Recreational would more imply that it is harmless and that is not what this initiative is about, even recreational though is restricted to adults implying it is not harmless and you are old enough to make that decision on your own. This initiative is not recreational, this is about true medical need.

        Good luck and God bless you and your family.

        • thoughts1 April 18, 2018 at 1:17 pm

          I understand the difference between medical marijuana and recreational marijuana, but teenagers in general do not. Most teens will lump the two of them together and will not differentiate between them.
          Because of the internet and social media, teens are very aware of what goes on in our society. They understand that marijuana is being used for some people medicinally, and unfortunately it does create for many teens a sense of security in using marijuana recreationally. What teens read online and what they hear from peers can influence a teens choices, even when they have been taught differently in the home.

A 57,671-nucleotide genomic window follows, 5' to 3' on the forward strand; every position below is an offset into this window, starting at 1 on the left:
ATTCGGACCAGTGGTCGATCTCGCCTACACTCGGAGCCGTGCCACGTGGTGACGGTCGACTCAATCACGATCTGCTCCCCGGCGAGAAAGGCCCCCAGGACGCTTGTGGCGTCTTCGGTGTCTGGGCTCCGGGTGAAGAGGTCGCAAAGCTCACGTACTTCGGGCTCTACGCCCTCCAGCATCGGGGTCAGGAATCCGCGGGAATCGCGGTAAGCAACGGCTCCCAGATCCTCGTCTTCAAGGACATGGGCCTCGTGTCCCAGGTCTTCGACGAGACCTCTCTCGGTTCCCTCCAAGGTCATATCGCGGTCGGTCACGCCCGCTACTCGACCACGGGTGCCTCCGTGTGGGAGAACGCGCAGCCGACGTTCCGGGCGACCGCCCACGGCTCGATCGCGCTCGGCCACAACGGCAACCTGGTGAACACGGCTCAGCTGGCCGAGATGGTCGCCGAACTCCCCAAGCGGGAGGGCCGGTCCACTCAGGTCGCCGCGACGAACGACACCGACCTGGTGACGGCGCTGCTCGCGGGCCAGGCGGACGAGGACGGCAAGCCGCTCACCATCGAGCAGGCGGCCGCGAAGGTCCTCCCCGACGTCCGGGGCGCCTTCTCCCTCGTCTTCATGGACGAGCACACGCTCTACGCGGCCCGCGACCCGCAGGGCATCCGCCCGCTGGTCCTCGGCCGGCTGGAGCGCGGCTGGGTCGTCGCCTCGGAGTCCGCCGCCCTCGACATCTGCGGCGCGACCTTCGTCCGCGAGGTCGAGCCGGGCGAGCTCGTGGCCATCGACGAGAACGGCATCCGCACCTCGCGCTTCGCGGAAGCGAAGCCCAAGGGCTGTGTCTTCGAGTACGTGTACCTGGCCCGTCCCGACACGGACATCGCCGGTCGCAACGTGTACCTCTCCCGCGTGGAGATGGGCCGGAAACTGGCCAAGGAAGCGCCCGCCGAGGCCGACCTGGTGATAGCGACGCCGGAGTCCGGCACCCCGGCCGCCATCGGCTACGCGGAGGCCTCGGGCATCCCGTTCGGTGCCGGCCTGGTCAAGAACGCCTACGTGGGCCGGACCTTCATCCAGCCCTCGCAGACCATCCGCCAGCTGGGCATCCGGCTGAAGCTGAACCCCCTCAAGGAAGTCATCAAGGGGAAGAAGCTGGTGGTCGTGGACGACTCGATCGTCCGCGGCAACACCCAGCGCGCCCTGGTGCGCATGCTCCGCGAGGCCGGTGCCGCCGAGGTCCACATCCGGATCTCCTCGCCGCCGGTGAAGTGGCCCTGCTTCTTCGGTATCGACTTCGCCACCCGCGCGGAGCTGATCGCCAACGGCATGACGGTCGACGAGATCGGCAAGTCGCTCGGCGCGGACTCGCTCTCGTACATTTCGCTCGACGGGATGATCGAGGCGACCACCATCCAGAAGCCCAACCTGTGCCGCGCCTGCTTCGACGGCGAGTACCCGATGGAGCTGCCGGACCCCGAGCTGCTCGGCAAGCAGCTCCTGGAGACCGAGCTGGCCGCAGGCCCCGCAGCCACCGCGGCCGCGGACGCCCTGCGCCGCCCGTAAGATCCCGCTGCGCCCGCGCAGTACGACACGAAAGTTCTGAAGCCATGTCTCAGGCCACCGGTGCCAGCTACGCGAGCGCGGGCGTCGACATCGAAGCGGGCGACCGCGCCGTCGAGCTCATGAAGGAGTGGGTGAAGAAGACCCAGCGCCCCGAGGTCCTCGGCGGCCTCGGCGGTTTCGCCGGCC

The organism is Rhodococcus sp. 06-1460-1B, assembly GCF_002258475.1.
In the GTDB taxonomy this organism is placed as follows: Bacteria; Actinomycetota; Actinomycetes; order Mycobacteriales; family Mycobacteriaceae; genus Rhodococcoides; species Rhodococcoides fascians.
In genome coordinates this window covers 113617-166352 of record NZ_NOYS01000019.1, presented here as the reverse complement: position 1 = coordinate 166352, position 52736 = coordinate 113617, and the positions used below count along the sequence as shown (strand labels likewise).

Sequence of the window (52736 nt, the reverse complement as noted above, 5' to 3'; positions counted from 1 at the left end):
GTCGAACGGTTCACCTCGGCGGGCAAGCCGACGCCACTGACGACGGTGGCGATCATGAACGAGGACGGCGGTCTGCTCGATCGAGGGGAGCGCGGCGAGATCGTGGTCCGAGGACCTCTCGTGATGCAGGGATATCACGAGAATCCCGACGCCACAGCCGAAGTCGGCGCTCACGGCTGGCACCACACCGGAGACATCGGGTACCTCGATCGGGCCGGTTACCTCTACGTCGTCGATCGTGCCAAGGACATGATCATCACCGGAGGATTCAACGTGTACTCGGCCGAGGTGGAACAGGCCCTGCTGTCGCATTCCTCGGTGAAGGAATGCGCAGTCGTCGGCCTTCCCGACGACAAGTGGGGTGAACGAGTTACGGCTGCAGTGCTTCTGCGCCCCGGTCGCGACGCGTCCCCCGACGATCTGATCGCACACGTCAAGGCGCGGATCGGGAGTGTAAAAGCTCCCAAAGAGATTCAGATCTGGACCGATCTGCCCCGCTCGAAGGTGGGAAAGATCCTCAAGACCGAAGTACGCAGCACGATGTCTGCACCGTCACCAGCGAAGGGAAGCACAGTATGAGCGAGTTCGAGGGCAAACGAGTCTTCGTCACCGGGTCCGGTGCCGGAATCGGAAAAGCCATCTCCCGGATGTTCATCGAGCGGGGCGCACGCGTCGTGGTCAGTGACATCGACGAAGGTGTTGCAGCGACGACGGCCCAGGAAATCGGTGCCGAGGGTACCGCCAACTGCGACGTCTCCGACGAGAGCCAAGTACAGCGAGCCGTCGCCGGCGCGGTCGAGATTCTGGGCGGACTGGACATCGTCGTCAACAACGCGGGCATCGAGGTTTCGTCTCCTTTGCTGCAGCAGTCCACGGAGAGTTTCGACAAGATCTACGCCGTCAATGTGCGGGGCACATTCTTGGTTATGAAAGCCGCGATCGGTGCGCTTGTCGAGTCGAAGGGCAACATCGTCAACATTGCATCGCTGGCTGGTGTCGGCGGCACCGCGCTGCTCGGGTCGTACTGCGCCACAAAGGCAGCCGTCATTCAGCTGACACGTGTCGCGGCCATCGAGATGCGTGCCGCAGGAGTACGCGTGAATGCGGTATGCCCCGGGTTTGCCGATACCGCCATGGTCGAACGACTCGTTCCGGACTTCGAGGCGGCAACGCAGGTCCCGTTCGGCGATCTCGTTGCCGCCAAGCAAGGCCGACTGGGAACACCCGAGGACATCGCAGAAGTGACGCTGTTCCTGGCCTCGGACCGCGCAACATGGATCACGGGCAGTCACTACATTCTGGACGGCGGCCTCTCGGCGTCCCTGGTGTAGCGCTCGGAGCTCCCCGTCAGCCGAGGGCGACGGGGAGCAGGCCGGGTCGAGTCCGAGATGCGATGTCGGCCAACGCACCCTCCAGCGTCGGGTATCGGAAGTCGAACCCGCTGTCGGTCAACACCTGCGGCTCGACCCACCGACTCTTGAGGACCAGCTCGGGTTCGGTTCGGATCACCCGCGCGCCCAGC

All that I’m asking is that with the promotion of medical marijuana, we also increase the education and understanding of the potential harmful affects of marijuana and make it very clear that medicinal marijuana is different than recreational marijuana.
          To me this is about our youth being properly educated in all aspects. Adults are big enough to make their own decisions, but our teens our still very impressionable. If they form an addiction in their teens because they had misperceptions of marijuana, many of them will carry those addictions into adulthood.